Wednesday, 8 May 2013

Animal MRSA...a major threat to public health


We are sorry that we have not been wasting our time for the past thirteen years. 

It would be great to wake up one morning and find no risk to humans from antibiotic use on livestock

But everything continues to point to antibiotic use in livestock farming as a serious threat to human health.

The full paper can be found here

Historical Zoonoses and Other Changes in Host Tropism ofStaphylococcus aureus, Identified by Phylogenetic Analysis of a Population Dataset

  • Marcus A. Shepheard mail
  •  
  • Vicki M. Fleming,
  •  
  • Thomas R. Connor,
  •  
  • Jukka Corander,
  •  
  • Edward J. Feil,
  •  
  • Christophe Fraser,
  •  
  • William P. Hanage

Abstract

Background

Staphylococcus aureus exhibits tropisms to many distinct animal hosts. While spillover events can occur wherever there is an interface between host species, changes in host tropism only occur with the establishment of sustained transmission in the new host species, leading to clonal expansion. Although the genomic variation underpinning adaptation in S. aureusgenotypes infecting bovids and poultry has been well characterized the frequency of switches from one host to another remains obscure. We sought to identify sustained switches in host tropism in the S. aureus population, both anthroponotic and zoonotic, and their distribution over the species phylogeny.

Methodologies/Results

We have used a sample of 3042 isolates, representing 696 distinct MLST genotypes, from a well-established database (www.mlst.net). Using an empirical parsimony approach (AdaptML) we have investigated the distribution of switches in host association between both human and non-human (henceforth referred to as animal) hosts. We reconstructed a credible description of past events in the form of a phylogenetic tree; the nodes and leaves of which are statistically associated with either human or animal habitats, estimated from extant host-association and the degree of sequence divergence between genotypes. We identified 15 likely historical switching events; 13 anthroponoses and two zoonoses. Importantly, we identified two human-associated clade candidates (CC25 and CC59) that have arisen from animal-associated ancestors; this demonstrates that a human-specific lineage can emerge from an animal host. We also highlight novel rabbit-associated genotypes arising from a human ancestor.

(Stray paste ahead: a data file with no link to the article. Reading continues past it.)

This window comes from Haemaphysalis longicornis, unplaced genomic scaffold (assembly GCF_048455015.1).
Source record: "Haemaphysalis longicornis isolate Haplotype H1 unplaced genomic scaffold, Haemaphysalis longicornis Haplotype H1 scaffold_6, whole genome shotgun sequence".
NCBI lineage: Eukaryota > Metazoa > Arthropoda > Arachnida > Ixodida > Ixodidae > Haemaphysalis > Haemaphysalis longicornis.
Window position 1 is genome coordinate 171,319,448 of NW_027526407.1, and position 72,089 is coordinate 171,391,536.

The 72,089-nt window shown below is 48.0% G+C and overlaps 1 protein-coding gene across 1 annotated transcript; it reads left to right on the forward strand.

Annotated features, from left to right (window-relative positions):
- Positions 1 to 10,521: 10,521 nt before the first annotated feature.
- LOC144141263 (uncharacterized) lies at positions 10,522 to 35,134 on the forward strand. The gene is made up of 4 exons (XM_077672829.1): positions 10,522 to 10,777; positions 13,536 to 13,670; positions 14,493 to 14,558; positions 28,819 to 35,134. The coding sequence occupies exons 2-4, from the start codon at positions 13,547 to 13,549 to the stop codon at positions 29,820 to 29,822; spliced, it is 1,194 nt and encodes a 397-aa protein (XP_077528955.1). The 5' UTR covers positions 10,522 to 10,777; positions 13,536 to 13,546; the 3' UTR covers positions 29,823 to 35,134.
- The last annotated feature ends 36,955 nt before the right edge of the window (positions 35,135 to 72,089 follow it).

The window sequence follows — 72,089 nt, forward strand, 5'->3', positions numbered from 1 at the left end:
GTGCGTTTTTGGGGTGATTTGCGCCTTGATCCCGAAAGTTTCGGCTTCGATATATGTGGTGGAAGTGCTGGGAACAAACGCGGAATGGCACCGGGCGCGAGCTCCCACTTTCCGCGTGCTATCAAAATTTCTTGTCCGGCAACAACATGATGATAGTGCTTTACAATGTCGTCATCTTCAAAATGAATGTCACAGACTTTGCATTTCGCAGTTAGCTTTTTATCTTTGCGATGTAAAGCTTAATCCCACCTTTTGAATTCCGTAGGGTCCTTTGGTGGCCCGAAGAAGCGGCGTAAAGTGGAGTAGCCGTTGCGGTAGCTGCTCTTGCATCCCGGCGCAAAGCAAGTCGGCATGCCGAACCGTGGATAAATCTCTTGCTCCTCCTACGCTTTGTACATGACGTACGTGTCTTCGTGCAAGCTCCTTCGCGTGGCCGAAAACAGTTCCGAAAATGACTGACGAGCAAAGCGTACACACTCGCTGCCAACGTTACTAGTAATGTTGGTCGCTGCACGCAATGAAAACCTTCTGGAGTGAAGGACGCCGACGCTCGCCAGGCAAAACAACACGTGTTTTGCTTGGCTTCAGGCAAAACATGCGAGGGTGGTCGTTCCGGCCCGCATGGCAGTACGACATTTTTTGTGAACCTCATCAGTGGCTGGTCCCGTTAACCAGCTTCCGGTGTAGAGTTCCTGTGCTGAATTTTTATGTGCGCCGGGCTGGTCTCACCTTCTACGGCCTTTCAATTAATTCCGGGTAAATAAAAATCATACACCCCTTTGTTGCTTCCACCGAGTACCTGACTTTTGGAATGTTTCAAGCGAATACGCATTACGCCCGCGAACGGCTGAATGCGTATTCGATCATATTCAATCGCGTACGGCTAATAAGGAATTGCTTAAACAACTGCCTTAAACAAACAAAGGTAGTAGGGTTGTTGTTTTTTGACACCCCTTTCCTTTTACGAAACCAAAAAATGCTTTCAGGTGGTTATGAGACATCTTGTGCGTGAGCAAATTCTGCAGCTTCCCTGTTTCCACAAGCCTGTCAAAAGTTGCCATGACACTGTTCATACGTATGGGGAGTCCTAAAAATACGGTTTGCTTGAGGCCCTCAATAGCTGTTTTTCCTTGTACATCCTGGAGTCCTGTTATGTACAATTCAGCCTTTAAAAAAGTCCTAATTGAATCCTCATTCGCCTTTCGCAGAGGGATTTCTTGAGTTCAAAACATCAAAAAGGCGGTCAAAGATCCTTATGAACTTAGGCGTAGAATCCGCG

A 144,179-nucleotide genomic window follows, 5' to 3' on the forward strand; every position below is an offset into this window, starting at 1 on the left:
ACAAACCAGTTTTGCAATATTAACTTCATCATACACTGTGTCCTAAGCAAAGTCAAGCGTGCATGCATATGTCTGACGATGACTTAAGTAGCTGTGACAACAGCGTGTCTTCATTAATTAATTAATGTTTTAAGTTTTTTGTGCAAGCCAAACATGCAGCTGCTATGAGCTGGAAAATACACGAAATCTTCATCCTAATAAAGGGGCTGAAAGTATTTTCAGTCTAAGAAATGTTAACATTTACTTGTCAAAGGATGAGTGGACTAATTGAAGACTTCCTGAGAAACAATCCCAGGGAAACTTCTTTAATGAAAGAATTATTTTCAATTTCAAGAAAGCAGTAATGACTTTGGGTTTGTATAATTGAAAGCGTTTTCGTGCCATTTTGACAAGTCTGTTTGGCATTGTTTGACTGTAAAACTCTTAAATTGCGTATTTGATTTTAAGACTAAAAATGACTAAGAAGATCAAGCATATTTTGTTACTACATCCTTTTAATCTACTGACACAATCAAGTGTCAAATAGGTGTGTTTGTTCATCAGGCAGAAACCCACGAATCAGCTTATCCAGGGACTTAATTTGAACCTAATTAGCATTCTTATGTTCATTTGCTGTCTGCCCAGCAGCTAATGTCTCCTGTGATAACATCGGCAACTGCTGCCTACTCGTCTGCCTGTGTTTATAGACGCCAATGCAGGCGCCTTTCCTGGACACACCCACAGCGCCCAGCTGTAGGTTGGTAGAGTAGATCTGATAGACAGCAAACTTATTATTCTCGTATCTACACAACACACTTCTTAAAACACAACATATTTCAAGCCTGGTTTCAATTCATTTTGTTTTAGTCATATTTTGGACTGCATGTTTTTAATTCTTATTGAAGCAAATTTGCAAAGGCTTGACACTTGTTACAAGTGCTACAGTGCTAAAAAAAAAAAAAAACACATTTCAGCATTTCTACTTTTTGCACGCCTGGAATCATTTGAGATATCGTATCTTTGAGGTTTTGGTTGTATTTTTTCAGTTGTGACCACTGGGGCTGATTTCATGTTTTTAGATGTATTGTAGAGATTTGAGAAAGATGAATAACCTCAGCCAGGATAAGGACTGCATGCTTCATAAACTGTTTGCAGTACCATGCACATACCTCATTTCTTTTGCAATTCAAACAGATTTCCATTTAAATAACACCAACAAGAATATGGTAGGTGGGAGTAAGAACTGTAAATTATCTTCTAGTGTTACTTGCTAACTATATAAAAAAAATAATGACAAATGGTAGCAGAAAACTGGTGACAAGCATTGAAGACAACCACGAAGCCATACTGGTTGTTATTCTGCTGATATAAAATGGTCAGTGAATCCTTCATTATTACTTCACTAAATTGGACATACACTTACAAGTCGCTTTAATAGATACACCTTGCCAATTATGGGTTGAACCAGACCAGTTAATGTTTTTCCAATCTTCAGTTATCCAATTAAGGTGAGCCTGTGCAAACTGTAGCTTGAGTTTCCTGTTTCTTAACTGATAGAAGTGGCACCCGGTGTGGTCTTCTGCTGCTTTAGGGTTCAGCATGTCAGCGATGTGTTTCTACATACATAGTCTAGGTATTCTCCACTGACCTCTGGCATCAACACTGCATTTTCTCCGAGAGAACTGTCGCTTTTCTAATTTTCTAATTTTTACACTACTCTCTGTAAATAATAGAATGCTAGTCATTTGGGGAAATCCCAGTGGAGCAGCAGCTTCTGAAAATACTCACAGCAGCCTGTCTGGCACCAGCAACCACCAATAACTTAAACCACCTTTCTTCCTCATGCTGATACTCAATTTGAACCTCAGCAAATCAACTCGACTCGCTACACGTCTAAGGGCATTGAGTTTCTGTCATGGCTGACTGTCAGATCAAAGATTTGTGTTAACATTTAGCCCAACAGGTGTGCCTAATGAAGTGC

Conclusions

S. aureus is an organism with the capacity to switch into and adapt to novel hosts, even after long periods of isolation in a single host species. Based on this evidence, animal-adapted S. aureus lineages exhibiting resistance to antibiotics must be considered a major threat to public health, as they can adapt to the human population.